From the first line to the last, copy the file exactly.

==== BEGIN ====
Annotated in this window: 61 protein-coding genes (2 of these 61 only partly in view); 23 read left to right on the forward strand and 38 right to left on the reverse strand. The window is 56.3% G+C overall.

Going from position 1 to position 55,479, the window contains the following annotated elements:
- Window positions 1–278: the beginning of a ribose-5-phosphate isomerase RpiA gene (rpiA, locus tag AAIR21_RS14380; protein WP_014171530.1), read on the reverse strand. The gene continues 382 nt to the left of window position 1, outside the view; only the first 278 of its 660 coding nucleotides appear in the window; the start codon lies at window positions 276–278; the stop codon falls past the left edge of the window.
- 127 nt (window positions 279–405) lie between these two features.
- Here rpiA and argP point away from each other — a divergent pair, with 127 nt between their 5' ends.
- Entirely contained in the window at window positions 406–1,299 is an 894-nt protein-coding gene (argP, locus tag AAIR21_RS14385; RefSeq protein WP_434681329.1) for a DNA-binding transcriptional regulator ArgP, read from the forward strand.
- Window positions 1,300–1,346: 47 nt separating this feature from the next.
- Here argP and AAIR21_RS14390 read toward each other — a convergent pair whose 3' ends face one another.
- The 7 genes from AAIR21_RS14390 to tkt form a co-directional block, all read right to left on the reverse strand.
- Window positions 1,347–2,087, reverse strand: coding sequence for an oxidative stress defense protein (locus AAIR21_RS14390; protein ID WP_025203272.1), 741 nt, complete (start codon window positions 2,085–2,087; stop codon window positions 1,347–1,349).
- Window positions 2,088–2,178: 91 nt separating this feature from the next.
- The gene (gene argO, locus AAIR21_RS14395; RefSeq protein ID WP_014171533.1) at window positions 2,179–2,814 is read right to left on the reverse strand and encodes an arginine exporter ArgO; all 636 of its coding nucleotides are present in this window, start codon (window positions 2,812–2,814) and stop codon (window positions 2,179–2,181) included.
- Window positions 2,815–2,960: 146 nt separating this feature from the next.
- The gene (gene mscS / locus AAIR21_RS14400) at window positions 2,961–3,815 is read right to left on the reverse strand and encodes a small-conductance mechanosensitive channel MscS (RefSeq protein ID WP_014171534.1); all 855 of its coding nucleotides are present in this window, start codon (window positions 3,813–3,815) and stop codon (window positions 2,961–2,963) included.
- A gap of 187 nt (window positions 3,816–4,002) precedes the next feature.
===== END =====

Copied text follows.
Annotated in this window: 61 protein-coding genes (2 of these 61 only partly in view); 23 read left to right on the forward strand and 38 right to left on the reverse strand. The window is 56.3% G+C overall.

Going from position 1 to position 55,479, the window contains the following annotated elements:
- Window positions 1–278: the beginning of a ribose-5-phosphate isomerase RpiA gene (rpiA, locus tag AAIR21_RS14380; protein WP_014171530.1), read on the reverse strand. The gene continues 382 nt to the left of window position 1, outside the view; only the first 278 of its 660 coding nucleotides appear in the window; the start codon lies at window positions 276–278; the stop codon falls past the left edge of the window.
- 127 nt (window positions 279–405) lie between these two features.
- Here rpiA and argP point away from each other — a divergent pair, with 127 nt between their 5' ends.
- Entirely contained in the window at window positions 406–1,299 is an 894-nt protein-coding gene (argP, locus tag AAIR21_RS14385; RefSeq protein WP_434681329.1) for a DNA-binding transcriptional regulator ArgP, read from the forward strand.
- Window positions 1,300–1,346: 47 nt separating this feature from the next.
- Here argP and AAIR21_RS14390 read toward each other — a convergent pair whose 3' ends face one another.
- The 7 genes from AAIR21_RS14390 to tkt form a co-directional block, all read right to left on the reverse strand.
- Window positions 1,347–2,087, reverse strand: coding sequence for an oxidative stress defense protein (locus AAIR21_RS14390; protein ID WP_025203272.1), 741 nt, complete (start codon window positions 2,085–2,087; stop codon window positions 1,347–1,349).
- Window positions 2,088–2,178: 91 nt separating this feature from the next.
- The gene (gene argO, locus AAIR21_RS14395; RefSeq protein ID WP_014171533.1) at window positions 2,179–2,814 is read right to left on the reverse strand and encodes an arginine exporter ArgO; all 636 of its coding nucleotides are present in this window, start codon (window positions 2,812–2,814) and stop codon (window positions 2,179–2,181) included.
- Window positions 2,815–2,960: 146 nt separating this feature from the next.
- The gene (gene mscS / locus AAIR21_RS14400) at window positions 2,961–3,815 is read right to left on the reverse strand and encodes a small-conductance mechanosensitive channel MscS (RefSeq protein ID WP_014171534.1); all 855 of its coding nucleotides are present in this window, start codon (window positions 3,813–3,815) and stop codon (window positions 2,961–2,963) included.
- A gap of 187 nt (window positions 3,816–4,002) precedes the next feature.